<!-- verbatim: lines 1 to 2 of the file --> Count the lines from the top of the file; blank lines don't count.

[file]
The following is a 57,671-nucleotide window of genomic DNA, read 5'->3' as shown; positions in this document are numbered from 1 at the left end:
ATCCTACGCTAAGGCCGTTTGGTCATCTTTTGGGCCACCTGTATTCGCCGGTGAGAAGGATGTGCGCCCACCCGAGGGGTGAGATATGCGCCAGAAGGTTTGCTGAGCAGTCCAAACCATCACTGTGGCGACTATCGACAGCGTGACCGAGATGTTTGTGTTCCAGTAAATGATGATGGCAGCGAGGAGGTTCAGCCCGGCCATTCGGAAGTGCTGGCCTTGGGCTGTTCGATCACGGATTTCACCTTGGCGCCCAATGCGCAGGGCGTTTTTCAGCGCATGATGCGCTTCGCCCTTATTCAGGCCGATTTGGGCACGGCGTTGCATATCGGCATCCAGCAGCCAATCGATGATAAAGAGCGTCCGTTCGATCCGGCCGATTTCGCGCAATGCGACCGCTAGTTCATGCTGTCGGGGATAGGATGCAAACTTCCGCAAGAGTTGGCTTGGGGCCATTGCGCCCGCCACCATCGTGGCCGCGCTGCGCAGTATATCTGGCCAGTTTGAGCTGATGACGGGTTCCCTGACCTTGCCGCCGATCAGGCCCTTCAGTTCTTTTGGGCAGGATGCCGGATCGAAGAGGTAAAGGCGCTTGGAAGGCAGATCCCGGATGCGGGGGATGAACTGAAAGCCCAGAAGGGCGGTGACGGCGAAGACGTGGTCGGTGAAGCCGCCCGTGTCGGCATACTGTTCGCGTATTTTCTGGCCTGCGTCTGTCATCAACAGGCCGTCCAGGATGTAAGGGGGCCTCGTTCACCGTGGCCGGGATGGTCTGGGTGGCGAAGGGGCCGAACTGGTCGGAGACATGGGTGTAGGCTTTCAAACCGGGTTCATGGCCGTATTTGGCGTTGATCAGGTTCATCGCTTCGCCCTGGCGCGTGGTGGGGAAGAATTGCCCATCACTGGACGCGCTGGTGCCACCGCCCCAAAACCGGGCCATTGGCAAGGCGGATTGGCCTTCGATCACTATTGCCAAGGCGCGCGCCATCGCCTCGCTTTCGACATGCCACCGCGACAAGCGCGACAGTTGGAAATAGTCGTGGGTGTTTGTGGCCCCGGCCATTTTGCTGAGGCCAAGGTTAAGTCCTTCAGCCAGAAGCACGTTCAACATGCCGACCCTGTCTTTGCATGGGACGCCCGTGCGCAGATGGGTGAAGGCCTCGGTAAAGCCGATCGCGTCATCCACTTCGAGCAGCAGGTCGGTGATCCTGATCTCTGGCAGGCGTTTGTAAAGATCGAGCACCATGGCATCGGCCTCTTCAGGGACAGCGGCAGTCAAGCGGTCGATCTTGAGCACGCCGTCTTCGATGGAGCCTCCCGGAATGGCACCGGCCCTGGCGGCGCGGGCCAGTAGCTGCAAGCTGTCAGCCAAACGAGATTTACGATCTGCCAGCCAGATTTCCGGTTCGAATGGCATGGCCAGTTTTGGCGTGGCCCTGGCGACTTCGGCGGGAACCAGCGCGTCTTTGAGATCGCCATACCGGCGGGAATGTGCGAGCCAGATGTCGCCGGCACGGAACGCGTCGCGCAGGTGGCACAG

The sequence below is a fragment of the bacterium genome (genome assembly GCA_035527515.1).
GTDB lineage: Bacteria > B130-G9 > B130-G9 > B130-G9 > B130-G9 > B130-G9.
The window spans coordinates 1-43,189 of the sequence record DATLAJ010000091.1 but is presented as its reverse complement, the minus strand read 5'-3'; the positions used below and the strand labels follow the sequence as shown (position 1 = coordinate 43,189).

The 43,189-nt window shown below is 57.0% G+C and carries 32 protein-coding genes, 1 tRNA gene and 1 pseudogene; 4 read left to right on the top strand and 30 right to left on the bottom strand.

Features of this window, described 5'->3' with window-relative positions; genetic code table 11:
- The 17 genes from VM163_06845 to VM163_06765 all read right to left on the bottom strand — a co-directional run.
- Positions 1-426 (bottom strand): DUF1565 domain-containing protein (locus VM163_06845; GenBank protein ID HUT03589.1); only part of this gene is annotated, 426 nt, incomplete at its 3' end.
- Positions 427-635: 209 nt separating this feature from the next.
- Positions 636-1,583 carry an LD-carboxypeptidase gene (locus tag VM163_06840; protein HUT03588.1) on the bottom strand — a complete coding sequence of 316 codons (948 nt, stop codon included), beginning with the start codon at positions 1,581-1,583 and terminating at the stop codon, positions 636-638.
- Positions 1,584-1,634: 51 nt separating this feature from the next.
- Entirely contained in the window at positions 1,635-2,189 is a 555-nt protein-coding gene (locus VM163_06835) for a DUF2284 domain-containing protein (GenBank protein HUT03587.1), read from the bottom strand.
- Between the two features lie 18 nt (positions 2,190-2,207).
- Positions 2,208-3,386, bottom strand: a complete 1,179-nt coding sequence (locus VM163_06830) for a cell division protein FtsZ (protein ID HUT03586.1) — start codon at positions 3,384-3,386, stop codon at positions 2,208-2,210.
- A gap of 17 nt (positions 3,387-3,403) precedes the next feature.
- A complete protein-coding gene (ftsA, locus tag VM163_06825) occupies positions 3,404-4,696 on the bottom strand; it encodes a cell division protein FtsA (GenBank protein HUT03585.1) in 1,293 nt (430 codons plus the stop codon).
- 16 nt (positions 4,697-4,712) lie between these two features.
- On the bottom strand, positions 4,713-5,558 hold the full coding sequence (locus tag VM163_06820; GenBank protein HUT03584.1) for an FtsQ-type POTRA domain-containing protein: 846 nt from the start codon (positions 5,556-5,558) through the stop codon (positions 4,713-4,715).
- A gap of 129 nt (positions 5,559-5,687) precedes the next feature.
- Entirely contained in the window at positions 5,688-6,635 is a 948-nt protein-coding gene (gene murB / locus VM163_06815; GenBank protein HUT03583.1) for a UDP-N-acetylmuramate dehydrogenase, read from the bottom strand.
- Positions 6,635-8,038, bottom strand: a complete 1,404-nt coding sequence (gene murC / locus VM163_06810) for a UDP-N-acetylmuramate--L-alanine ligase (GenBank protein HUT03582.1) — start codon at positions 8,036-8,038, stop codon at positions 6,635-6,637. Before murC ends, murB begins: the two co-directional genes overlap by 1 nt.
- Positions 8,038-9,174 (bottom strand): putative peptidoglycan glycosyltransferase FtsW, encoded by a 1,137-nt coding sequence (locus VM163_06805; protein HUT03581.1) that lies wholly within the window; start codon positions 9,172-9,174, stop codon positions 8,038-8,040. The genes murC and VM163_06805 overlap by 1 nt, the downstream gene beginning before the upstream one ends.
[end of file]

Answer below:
The following is a 57,671-nucleotide window of genomic DNA, read 5'->3' as shown; positions in this document are numbered from 1 at the left end:
ATCCTACGCTAAGGCCGTTTGGTCATCTTTTGGGCCACCTGTATTCGCCGGTGAGAAGGATGTGCGCCCACCCGAGGGGTGAGATATGCGCCAGAAGGTTTGCTGAGCAGTCCAAACCATCACTGTGGCGACTATCGACAGCGTGACCGAGATGTTTGTGTTCCAGTAAATGATGATGGCAGCGAGGAGGTTCAGCCCGGCCATTCGGAAGTGCTGGCCTTGGGCTGTTCGATCACGGATTTCACCTTGGCGCCCAATGCGCAGGGCGTTTTTCAGCGCATGATGCGCTTCGCCCTTATTCAGGCCGATTTGGGCACGGCGTTGCATATCGGCATCCAGCAGCCAATCGATGATAAAGAGCGTCCGTTCGATCCGGCCGATTTCGCGCAATGCGACCGCTAGTTCATGCTGTCGGGGATAGGATGCAAACTTCCGCAAGAGTTGGCTTGGGGCCATTGCGCCCGCCACCATCGTGGCCGCGCTGCGCAGTATATCTGGCCAGTTTGAGCTGATGACGGGTTCCCTGACCTTGCCGCCGATCAGGCCCTTCAGTTCTTTTGGGCAGGATGCCGGATCGAAGAGGTAAAGGCGCTTGGAAGGCAGATCCCGGATGCGGGGGATGAACTGAAAGCCCAGAAGGGCGGTGACGGCGAAGACGTGGTCGGTGAAGCCGCCCGTGTCGGCATACTGTTCGCGTATTTTCTGGCCTGCGTCTGTCATCAACAGGCCGTCCAGGATGTAAGGGGGCCTCGTTCACCGTGGCCGGGATGGTCTGGGTGGCGAAGGGGCCGAACTGGTCGGAGACATGGGTGTAGGCTTTCAAACCGGGTTCATGGCCGTATTTGGCGTTGATCAGGTTCATCGCTTCGCCCTGGCGCGTGGTGGGGAAGAATTGCCCATCACTGGACGCGCTGGTGCCACCGCCCCAAAACCGGGCCATTGGCAAGGCGGATTGGCCTTCGATCACTATTGCCAAGGCGCGCGCCATCGCCTCGCTTTCGACATGCCACCGCGACAAGCGCGACAGTTGGAAATAGTCGTGGGTGTTTGTGGCCCCGGCCATTTTGCTGAGGCCAAGGTTAAGTCCTTCAGCCAGAAGCACGTTCAACATGCCGACCCTGTCTTTGCATGGGACGCCCGTGCGCAGATGGGTGAAGGCCTCGGTAAAGCCGATCGCGTCATCCACTTCGAGCAGCAGGTCGGTGATCCTGATCTCTGGCAGGCGTTTGTAAAGATCGAGCACCATGGCATCGGCCTCTTCAGGGACAGCGGCAGTCAAGCGGTCGATCTTGAGCACGCCGTCTTCGATGGAGCCTCCCGGAATGGCACCGGCCCTGGCGGCGCGGGCCAGTAGCTGCAAGCTGTCAGCCAAACGAGATTTACGATCTGCCAGCCAGATTTCCGGTTCGAATGGCATGGCCAGTTTTGGCGTGGCCCTGGCGACTTCGGCGGGAACCAGCGCGTCTTTGAGATCGCCATACCGGCGGGAATGTGCGAGCCAGATGTCGCCGGCACGGAACGCGTCGCGCAGGTGGCACAG